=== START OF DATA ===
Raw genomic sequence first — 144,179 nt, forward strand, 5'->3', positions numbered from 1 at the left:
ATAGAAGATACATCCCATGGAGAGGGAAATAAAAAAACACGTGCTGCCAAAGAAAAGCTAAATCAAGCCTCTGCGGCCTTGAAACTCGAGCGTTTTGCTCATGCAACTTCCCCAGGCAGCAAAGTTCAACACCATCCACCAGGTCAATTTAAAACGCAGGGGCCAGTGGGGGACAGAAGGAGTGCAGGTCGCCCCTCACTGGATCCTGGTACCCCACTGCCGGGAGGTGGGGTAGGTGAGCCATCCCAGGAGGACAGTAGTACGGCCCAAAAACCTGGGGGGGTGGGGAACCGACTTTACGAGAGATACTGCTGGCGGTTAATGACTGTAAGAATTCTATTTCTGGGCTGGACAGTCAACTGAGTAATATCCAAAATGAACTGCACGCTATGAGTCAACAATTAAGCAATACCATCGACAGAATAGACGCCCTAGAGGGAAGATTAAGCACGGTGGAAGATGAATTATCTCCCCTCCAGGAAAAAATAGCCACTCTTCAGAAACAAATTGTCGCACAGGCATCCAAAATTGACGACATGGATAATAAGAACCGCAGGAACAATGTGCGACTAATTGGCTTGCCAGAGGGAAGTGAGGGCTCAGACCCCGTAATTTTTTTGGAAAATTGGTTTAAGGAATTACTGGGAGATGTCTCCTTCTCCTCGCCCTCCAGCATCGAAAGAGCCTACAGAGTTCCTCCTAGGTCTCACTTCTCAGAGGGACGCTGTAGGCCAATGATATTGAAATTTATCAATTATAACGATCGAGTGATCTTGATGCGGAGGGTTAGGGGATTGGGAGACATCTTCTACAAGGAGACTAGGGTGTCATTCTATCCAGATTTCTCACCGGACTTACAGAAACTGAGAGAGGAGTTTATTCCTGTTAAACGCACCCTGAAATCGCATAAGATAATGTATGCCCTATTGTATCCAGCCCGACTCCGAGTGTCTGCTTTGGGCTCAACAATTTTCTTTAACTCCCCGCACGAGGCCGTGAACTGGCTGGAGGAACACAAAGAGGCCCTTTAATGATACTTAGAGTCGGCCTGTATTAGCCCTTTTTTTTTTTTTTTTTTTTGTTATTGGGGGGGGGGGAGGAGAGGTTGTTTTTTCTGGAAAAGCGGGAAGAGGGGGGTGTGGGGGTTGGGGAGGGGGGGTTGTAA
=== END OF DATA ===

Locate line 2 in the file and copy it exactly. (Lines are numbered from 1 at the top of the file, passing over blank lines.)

ATAGAAGATACATCCCATGGAGAGGGAAATAAAAAAACACGTGCTGCCAAAGAAAAGCTAAATCAAGCCTCTGCGGCCTTGAAACTCGAGCGTTTTGCTCATGCAACTTCCCCAGGCAGCAAAGTTCAACACCATCCACCAGGTCAATTTAAAACGCAGGGGCCAGTGGGGGACAGAAGGAGTGCAGGTCGCCCCTCACTGGATCCTGGTACCCCACTGCCGGGAGGTGGGGTAGGTGAGCCATCCCAGGAGGACAGTAGTACGGCCCAAAAACCTGGGGGGGTGGGGAACCGACTTTACGAGAGATACTGCTGGCGGTTAATGACTGTAAGAATTCTATTTCTGGGCTGGACAGTCAACTGAGTAATATCCAAAATGAACTGCACGCTATGAGTCAACAATTAAGCAATACCATCGACAGAATAGACGCCCTAGAGGGAAGATTAAGCACGGTGGAAGATGAATTATCTCCCCTCCAGGAAAAAATAGCCACTCTTCAGAAACAAATTGTCGCACAGGCATCCAAAATTGACGACATGGATAATAAGAACCGCAGGAACAATGTGCGACTAATTGGCTTGCCAGAGGGAAGTGAGGGCTCAGACCCCGTAATTTTTTTGGAAAATTGGTTTAAGGAATTACTGGGAGATGTCTCCTTCTCCTCGCCCTCCAGCATCGAAAGAGCCTACAGAGTTCCTCCTAGGTCTCACTTCTCAGAGGGACGCTGTAGGCCAATGATATTGAAATTTATCAATTATAACGATCGAGTGATCTTGATGCGGAGGGTTAGGGGATTGGGAGACATCTTCTACAAGGAGACTAGGGTGTCATTCTATCCAGATTTCTCACCGGACTTACAGAAACTGAGAGAGGAGTTTATTCCTGTTAAACGCACCCTGAAATCGCATAAGATAATGTATGCCCTATTGTATCCAGCCCGACTCCGAGTGTCTGCTTTGGGCTCAACAATTTTCTTTAACTCCCCGCACGAGGCCGTGAACTGGCTGGAGGAACACAAAGAGGCCCTTTAATGATACTTAGAGTCGGCCTGTATTAGCCCTTTTTTTTTTTTTTTTTTTTGTTATTGGGGGGGGGGGAGGAGAGGTTGTTTTTTCTGGAAAAGCGGGAAGAGGGGGGTGTGGGGGTTGGGGAGGGGGGGTTGTAA